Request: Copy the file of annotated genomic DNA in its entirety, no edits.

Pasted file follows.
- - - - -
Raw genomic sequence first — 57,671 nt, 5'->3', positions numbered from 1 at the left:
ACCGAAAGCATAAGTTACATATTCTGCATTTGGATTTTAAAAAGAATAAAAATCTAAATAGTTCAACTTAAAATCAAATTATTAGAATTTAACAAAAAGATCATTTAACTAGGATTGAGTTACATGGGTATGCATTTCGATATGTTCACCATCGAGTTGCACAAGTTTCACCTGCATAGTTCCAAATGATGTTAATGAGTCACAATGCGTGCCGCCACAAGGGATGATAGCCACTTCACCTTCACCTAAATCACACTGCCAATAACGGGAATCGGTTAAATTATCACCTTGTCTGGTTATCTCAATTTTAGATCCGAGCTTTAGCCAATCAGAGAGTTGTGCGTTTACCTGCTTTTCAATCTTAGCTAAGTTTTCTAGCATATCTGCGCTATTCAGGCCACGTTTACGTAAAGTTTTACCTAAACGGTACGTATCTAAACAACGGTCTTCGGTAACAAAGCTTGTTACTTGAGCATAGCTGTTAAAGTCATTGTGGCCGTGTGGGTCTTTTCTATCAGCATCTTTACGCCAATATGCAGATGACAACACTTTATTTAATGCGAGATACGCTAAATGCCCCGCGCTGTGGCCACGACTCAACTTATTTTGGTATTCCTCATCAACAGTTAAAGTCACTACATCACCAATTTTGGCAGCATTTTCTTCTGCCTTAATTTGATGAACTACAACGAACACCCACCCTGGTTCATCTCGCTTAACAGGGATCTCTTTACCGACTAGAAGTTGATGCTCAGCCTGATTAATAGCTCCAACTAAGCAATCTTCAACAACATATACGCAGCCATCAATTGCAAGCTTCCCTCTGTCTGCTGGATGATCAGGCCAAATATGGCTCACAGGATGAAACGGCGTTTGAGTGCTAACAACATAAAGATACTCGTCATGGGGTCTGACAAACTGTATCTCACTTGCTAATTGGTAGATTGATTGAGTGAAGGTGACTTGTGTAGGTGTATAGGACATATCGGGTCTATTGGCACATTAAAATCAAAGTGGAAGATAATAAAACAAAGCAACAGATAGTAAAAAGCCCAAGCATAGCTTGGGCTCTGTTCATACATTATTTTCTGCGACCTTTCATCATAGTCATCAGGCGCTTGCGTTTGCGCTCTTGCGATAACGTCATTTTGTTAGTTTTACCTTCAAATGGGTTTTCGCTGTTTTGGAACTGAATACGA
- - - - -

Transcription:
Raw genomic sequence first — 57,671 nt, 5'->3', positions numbered from 1 at the left:
ACCGAAAGCATAAGTTACATATTCTGCATTTGGATTTTAAAAAGAATAAAAATCTAAATAGTTCAACTTAAAATCAAATTATTAGAATTTAACAAAAAGATCATTTAACTAGGATTGAGTTACATGGGTATGCATTTCGATATGTTCACCATCGAGTTGCACAAGTTTCACCTGCATAGTTCCAAATGATGTTAATGAGTCACAATGCGTGCCGCCACAAGGGATGATAGCCACTTCACCTTCACCTAAATCACACTGCCAATAACGGGAATCGGTTAAATTATCACCTTGTCTGGTTATCTCAATTTTAGATCCGAGCTTTAGCCAATCAGAGAGTTGTGCGTTTACCTGCTTTTCAATCTTAGCTAAGTTTTCTAGCATATCTGCGCTATTCAGGCCACGTTTACGTAAAGTTTTACCTAAACGGTACGTATCTAAACAACGGTCTTCGGTAACAAAGCTTGTTACTTGAGCATAGCTGTTAAAGTCATTGTGGCCGTGTGGGTCTTTTCTATCAGCATCTTTACGCCAATATGCAGATGACAACACTTTATTTAATGCGAGATACGCTAAATGCCCCGCGCTGTGGCCACGACTCAACTTATTTTGGTATTCCTCATCAACAGTTAAAGTCACTACATCACCAATTTTGGCAGCATTTTCTTCTGCCTTAATTTGATGAACTACAACGAACACCCACCCTGGTTCATCTCGCTTAACAGGGATCTCTTTACCGACTAGAAGTTGATGCTCAGCCTGATTAATAGCTCCAACTAAGCAATCTTCAACAACATATACGCAGCCATCAATTGCAAGCTTCCCTCTGTCTGCTGGATGATCAGGCCAAATATGGCTCACAGGATGAAACGGCGTTTGAGTGCTAACAACATAAAGATACTCGTCATGGGGTCTGACAAACTGTATCTCACTTGCTAATTGGTAGATTGATTGAGTGAAGGTGACTTGTGTAGGTGTATAGGACATATCGGGTCTATTGGCACATTAAAATCAAAGTGGAAGATAATAAAACAAAGCAACAGATAGTAAAAAGCCCAAGCATAGCTTGGGCTCTGTTCATACATTATTTTCTGCGACCTTTCATCATAGTCATCAGGCGCTTGCGTTTGCGCTCTTGCGATAACGTCATTTTGTTAGTTTTACCTTCAAATGGGTTTTCGCTGTTTTGGAACTGAATACGA